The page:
In a nod to Jim Carrey's "Bruce Almighty" in which a regular Schmoe becomes almost omnipotent Adam Sandler stars as a loser who is offered a "universal remote" control device, which gives him power over time and space among other things.
The remote is given to him by the otherworldly Morty (Christopher Walken), who is tinkering in the bowels of a Bed, Bath & Beyond store. Actually, the plot is taken from the "Twilight Zone" episode, "A Kind Of Stopwatch," which originally aired on Oct. 18, 1963, but this contraption also allows Michael Newman (Sandler) to mute, pause, review his past and (especially) fast-forward things around him.
It's that latter feature, though, that causes the most havoc in his life, because as soon as he zips through one crisis (getting a cold, arguing with his wife, wishing for a promotion, having sex, etc.) after another, the machine programs itself, automatically forwarding through similar situations, and causing his existence to pass all too quickly before his eyes.
While he strives to climb the company ladder at his architect firm, he begins to use the thing to avoid the months and years of hard work it would take for him to succeed; soon, however, as in most films of this fantasy ilk, the bad side is revealed. While his brain is fast-forwarding through bits of unpleasantness, his body remains - with little or no reaction to the things actually going on around him in his family's reality.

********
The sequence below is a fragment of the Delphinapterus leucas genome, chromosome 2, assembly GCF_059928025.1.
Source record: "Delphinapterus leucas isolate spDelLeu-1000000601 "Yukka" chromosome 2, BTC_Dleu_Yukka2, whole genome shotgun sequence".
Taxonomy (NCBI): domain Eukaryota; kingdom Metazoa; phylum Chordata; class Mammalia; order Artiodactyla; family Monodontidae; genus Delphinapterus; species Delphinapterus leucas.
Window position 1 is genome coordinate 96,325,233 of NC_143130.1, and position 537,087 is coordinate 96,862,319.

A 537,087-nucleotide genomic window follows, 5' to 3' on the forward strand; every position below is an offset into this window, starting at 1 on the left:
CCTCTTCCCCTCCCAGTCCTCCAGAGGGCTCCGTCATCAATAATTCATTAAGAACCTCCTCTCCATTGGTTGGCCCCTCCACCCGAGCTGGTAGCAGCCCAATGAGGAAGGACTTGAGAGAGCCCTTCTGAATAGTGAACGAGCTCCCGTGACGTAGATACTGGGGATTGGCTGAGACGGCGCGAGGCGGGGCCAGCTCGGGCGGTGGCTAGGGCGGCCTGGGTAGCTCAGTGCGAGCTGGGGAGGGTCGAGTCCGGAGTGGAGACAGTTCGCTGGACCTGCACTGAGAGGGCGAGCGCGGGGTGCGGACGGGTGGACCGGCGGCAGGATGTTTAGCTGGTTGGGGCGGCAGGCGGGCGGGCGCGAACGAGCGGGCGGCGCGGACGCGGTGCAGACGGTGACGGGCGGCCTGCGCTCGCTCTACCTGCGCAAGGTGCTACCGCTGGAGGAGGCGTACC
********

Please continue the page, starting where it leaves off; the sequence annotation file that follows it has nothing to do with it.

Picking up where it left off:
Before he realizes it, his wife, Donna (Kate Beckinsale), is drifting away from him, and the relationship with his kids, Ben and Samantha (Joseph Castanon and Tatum McCann) is going to pot. Donna eventually divorces Michael and marries swim instructor, Bill (Sean Astin, "Lord of the Rings," "50 First Dates"), while the kids grow up estranged from their father. He's a big man at his company, sure, but no amount of success on the job can compensate for failure in the home.
The lesson here is to spend as much quality time with your loved ones ("Family comes first") and there are no quick fixes in life. A bit maudlin and sappy, at times (although there are some pretty funny moments), plus about 10 minutes too long for my taste; but nice supporting work from Walken (who steals the picture), Henry Winkler and Julie Kavner (as Michael's meshugana parents), as well as David Hasselhoff, as his weirded-out boss, make this one of Sandler's better vehicles.
Not his best - that was "The Wedding Singer" (so far) - but good enough to enjoy.